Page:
Hilbert-Huang Transform and Welch's Method for Motor imagery based Brain Computer Interface

Hilbert-Huang Transform and Welch's Method for Motor imagery based Brain Computer Interface

Omar Trigui (Advanced Technologies for Medicine and Signals ‘ATMS', ENIS, Sfax University, Sfax, Tunisia), Wassim Zouch (King Abdulaziz University (KAU) Jeddah, Saudi Arabia & Advanced Technologies for Medicine and Signals ‘ATMS', ENIS, Sfax University, Sfax, Tunisia) and Mohamed Ben Messaoud (Advanced Technologies for Medicine and Signals ‘ATMS', ENIS, Sfax University, Sfax, Tunisia)
DOI: 10.4018/IJCINI.2017070104
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Abstract

The features extraction is the main step in a Brain-Computer Interface (BCI) design. Its goal is to create features easy to be interpreted in order to produce the most accurate control commands. For this end, these features must include all the original signal characteristics. The generated brain's signals' non-stationary and nonlinearity constitute a limitation to the improvement of the performances of systems based on traditional signal processing such as Fourier Transform. This work deals with the comparison of features extraction between Hilbert-Huang Transform (HHT) and Welch's method for Power Spectral Density estimation (PSD) then on the creation of an adaptive method combining the two. The parameters optimization of each method is firstly performed to reach the best classification accuracy rate. The study shows that the PSD estimation is sensitive to the parametric variation whereas the HHT method is mainly robust. The classification results show that an adaptive joint method can reach 90% of accuracy rate for a mental activity period of 1s.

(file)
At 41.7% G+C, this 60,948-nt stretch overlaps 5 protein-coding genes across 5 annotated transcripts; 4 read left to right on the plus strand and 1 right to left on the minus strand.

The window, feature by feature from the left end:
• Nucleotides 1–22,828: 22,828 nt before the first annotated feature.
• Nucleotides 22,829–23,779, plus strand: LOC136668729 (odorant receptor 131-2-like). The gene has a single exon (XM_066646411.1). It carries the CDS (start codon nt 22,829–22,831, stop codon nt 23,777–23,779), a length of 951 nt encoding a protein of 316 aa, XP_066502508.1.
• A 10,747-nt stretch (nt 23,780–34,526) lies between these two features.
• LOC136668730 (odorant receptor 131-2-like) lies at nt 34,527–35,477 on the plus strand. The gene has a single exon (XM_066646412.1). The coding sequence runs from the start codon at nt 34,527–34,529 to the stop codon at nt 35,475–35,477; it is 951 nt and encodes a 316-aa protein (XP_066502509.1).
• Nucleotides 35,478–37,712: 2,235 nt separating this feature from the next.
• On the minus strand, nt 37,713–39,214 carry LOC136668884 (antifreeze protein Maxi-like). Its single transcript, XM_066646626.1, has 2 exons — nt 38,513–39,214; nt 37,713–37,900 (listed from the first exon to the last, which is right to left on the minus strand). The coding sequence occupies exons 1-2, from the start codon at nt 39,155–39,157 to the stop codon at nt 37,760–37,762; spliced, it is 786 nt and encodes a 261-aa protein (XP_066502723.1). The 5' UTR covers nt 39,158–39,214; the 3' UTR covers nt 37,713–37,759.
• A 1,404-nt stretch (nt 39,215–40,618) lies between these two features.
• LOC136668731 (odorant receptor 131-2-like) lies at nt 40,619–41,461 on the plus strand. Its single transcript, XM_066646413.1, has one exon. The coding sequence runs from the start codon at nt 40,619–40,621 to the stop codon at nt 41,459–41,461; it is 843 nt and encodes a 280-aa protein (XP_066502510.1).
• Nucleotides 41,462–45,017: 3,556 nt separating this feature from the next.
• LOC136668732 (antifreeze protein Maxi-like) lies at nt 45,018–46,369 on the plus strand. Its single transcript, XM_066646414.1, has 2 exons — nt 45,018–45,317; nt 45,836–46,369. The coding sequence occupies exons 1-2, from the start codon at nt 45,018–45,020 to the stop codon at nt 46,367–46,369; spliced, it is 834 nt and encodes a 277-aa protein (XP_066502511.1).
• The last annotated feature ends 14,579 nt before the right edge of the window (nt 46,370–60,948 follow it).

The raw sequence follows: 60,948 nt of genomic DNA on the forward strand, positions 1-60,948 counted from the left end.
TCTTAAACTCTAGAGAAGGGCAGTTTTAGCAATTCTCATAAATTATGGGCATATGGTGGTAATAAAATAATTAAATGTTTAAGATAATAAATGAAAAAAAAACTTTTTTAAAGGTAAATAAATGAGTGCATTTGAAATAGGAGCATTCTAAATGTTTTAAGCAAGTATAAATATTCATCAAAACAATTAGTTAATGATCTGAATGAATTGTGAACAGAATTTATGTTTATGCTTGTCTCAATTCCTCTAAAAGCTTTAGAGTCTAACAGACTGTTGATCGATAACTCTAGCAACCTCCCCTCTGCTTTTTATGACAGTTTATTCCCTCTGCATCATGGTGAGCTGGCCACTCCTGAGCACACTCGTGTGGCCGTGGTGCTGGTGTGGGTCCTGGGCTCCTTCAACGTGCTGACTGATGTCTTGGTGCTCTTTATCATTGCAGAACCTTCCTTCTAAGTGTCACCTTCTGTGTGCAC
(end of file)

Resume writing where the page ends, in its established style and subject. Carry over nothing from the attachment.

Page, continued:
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1. Introduction

The BCI objective is to create a new communication or control channel between people and machines using only the brain activity. To achieve this target, the system must be able to discriminate among a set of different mental states. This technology is mainly promising for people suffering from severe neuromuscular disorders such as spinal cord injury, amyotrophic lateral sclerosis and brain stream stroke. Moreover, BCI can offer new interface device solutions for the control of video games. Users will be able to control objects or characters in the game through their mental activities and now, with the development of the new connected car services (Joo et al., 2015), BCIs can offer a promising solution to improve the navigation security.